Avoiding blame when violating traffic rules: the development and validation of the justifications of traffic violations scale

Traffic norms violations are the most common form of law breaking. Our aim was to investigate a factor that might contribute to the massive disobedience to traffic laws, namely drivers’ use of self-legitimization strategies that allow them to transgress them without paying the psychological costs th...

Full description

Saved in:
Bibliographic Details
Published in:Psychology, crime & law
Main Author: Holman, Andrei C. (Author)
Other Authors: Popusoi, Simona A. (Author)
Format: Electronic Article
Language:English
Published: 2018
In:Psychology, crime & law
Year: 2018, Volume: 24, Issue: 9, Pages: 873-894
Online Access: Volltext (Resolving-System)
Journals Online & Print:
Drawer...
Check availability: HBZ Gateway
Keywords:
Description
Summary:Traffic norms violations are the most common form of law breaking. Our aim was to investigate a factor that might contribute to the massive disobedience to traffic laws, namely drivers’ use of self-legitimization strategies that allow them to transgress them without paying the psychological costs that would follow, such as regret or shame. Using the framework of the self-exoneration mechanisms described by the Social Cognitive Theory, we developed a measure assessing drivers’ strategies of justification of their traffic violations. Across two studies, we tested the psychometric proprieties of the Justifications of Traffic Violations scale (JTVs), its factorial structure, and its construct, external and incremental validity. Results showed that drivers self-exonerate when transgressing traffic laws predominantly through four strategies (Minimizing risks, Displacement of responsibility, Personal needs and Outcome - based justification) that are addressed by the JTVs and that construe one’s refraining from committing deviant driving behaviours as unnecessary, impossible or undesirable. The JTVs and each of its four specific cognitive mechanisms were found to be positively related to the most maladaptive driving styles, as well as to self-reported traffic offences and accidents, suggesting that these self-exonerating strategies favour the instilment and maintenance of habitual deviant behaviours on the road.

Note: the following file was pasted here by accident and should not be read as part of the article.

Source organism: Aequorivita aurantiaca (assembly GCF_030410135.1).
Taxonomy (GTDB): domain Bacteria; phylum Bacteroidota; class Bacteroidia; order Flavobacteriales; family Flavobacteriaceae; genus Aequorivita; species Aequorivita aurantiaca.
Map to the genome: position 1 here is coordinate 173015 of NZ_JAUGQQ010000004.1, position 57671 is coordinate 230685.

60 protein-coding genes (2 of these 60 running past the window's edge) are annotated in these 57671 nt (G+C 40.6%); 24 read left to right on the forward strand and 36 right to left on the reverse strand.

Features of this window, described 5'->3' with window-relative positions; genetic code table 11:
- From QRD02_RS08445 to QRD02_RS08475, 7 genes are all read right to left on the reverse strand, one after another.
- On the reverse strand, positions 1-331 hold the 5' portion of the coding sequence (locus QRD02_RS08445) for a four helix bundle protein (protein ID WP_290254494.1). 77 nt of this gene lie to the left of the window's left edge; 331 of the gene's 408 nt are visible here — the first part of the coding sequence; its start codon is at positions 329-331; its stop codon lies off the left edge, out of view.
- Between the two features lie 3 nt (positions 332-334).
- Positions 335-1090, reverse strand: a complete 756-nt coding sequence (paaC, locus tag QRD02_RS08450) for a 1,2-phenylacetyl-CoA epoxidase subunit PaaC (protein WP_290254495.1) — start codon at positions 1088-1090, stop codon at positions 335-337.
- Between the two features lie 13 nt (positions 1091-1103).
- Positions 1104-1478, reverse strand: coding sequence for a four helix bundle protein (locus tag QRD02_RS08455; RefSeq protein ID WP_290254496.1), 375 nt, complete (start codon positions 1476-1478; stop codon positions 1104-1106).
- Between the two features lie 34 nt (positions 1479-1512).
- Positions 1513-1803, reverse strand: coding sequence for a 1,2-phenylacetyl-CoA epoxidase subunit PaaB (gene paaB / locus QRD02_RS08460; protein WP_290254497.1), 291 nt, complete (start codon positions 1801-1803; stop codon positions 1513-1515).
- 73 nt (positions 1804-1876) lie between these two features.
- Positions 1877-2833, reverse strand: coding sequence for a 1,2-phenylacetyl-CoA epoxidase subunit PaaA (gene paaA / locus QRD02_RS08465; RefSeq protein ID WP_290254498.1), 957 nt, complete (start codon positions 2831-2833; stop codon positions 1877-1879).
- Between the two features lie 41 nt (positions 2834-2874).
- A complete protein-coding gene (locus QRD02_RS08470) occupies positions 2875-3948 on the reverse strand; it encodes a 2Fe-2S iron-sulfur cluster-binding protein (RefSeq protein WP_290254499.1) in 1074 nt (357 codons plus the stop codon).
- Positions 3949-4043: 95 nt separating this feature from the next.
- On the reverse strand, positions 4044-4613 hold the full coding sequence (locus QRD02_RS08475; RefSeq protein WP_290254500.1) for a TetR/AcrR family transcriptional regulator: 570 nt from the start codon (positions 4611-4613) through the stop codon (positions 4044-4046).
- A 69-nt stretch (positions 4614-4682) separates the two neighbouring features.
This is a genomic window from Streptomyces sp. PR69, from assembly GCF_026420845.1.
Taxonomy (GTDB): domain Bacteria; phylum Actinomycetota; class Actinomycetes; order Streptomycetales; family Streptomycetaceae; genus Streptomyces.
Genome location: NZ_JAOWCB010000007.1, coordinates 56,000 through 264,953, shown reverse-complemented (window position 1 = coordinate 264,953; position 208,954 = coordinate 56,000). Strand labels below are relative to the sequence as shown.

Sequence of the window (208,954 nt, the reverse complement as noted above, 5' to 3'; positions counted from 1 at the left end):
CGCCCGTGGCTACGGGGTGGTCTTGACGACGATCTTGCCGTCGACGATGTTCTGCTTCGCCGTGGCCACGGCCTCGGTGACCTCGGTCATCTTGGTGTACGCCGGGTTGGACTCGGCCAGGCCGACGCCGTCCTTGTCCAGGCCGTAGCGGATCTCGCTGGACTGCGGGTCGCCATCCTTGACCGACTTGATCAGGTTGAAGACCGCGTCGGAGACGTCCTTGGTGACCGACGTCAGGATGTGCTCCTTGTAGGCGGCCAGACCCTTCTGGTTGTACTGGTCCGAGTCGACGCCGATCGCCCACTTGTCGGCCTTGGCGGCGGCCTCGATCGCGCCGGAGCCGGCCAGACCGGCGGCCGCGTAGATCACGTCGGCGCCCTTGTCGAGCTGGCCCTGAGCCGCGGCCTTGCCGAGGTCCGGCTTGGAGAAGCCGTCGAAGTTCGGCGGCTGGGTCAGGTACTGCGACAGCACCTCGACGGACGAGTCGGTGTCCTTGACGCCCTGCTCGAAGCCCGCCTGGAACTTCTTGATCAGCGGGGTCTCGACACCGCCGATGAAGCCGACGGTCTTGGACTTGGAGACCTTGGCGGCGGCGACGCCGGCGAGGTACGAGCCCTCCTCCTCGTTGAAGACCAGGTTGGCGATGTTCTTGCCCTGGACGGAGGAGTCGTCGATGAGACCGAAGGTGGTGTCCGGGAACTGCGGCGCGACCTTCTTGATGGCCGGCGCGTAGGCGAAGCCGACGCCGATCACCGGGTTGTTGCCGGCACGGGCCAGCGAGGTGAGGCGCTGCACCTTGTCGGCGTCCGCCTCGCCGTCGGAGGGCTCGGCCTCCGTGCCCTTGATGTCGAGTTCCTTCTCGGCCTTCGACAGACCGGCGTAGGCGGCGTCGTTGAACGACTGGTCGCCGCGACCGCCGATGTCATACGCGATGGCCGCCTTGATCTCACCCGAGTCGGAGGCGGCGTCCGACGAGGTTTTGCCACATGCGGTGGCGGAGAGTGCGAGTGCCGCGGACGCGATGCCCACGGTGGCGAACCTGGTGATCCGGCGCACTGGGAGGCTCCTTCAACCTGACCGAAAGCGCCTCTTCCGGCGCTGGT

ISSN:1477-2744
DOI:10.1080/1068316X.2018.1442450